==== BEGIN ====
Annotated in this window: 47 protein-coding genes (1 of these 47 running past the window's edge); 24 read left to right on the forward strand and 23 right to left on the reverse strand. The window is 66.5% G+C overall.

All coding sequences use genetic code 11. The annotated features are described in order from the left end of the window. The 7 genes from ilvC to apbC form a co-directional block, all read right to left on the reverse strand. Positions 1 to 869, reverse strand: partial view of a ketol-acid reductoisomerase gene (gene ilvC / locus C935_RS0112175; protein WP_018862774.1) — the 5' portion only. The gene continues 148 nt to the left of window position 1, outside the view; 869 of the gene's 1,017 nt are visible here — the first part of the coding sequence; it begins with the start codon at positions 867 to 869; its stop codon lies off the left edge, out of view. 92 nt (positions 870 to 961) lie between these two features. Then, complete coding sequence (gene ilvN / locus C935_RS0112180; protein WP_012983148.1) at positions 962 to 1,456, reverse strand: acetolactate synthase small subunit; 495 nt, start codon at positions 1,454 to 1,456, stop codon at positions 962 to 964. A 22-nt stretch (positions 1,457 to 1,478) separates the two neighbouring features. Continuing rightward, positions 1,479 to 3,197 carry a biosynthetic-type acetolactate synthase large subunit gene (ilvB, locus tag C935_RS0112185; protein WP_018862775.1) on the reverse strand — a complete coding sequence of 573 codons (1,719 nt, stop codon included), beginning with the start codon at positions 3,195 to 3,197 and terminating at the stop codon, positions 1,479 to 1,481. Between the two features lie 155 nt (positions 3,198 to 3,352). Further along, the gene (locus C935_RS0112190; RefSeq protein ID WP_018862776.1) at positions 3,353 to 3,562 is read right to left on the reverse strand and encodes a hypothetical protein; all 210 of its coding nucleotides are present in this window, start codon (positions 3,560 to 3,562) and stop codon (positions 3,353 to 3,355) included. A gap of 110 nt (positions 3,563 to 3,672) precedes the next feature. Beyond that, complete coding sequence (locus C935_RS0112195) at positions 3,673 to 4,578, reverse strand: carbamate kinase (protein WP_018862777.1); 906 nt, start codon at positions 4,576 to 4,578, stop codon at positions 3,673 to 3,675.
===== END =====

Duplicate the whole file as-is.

Annotated in this window: 47 protein-coding genes (1 of these 47 running past the window's edge); 24 read left to right on the forward strand and 23 right to left on the reverse strand. The window is 66.5% G+C overall.

All coding sequences use genetic code 11. The annotated features are described in order from the left end of the window. The 7 genes from ilvC to apbC form a co-directional block, all read right to left on the reverse strand. Positions 1 to 869, reverse strand: partial view of a ketol-acid reductoisomerase gene (gene ilvC / locus C935_RS0112175; protein WP_018862774.1) — the 5' portion only. The gene continues 148 nt to the left of window position 1, outside the view; 869 of the gene's 1,017 nt are visible here — the first part of the coding sequence; it begins with the start codon at positions 867 to 869; its stop codon lies off the left edge, out of view. 92 nt (positions 870 to 961) lie between these two features. Then, complete coding sequence (gene ilvN / locus C935_RS0112180; protein WP_012983148.1) at positions 962 to 1,456, reverse strand: acetolactate synthase small subunit; 495 nt, start codon at positions 1,454 to 1,456, stop codon at positions 962 to 964. A 22-nt stretch (positions 1,457 to 1,478) separates the two neighbouring features. Continuing rightward, positions 1,479 to 3,197 carry a biosynthetic-type acetolactate synthase large subunit gene (ilvB, locus tag C935_RS0112185; protein WP_018862775.1) on the reverse strand — a complete coding sequence of 573 codons (1,719 nt, stop codon included), beginning with the start codon at positions 3,195 to 3,197 and terminating at the stop codon, positions 1,479 to 1,481. Between the two features lie 155 nt (positions 3,198 to 3,352). Further along, the gene (locus C935_RS0112190; RefSeq protein ID WP_018862776.1) at positions 3,353 to 3,562 is read right to left on the reverse strand and encodes a hypothetical protein; all 210 of its coding nucleotides are present in this window, start codon (positions 3,560 to 3,562) and stop codon (positions 3,353 to 3,355) included. A gap of 110 nt (positions 3,563 to 3,672) precedes the next feature. Beyond that, complete coding sequence (locus C935_RS0112195) at positions 3,673 to 4,578, reverse strand: carbamate kinase (protein WP_018862777.1); 906 nt, start codon at positions 4,576 to 4,578, stop codon at positions 3,673 to 3,675.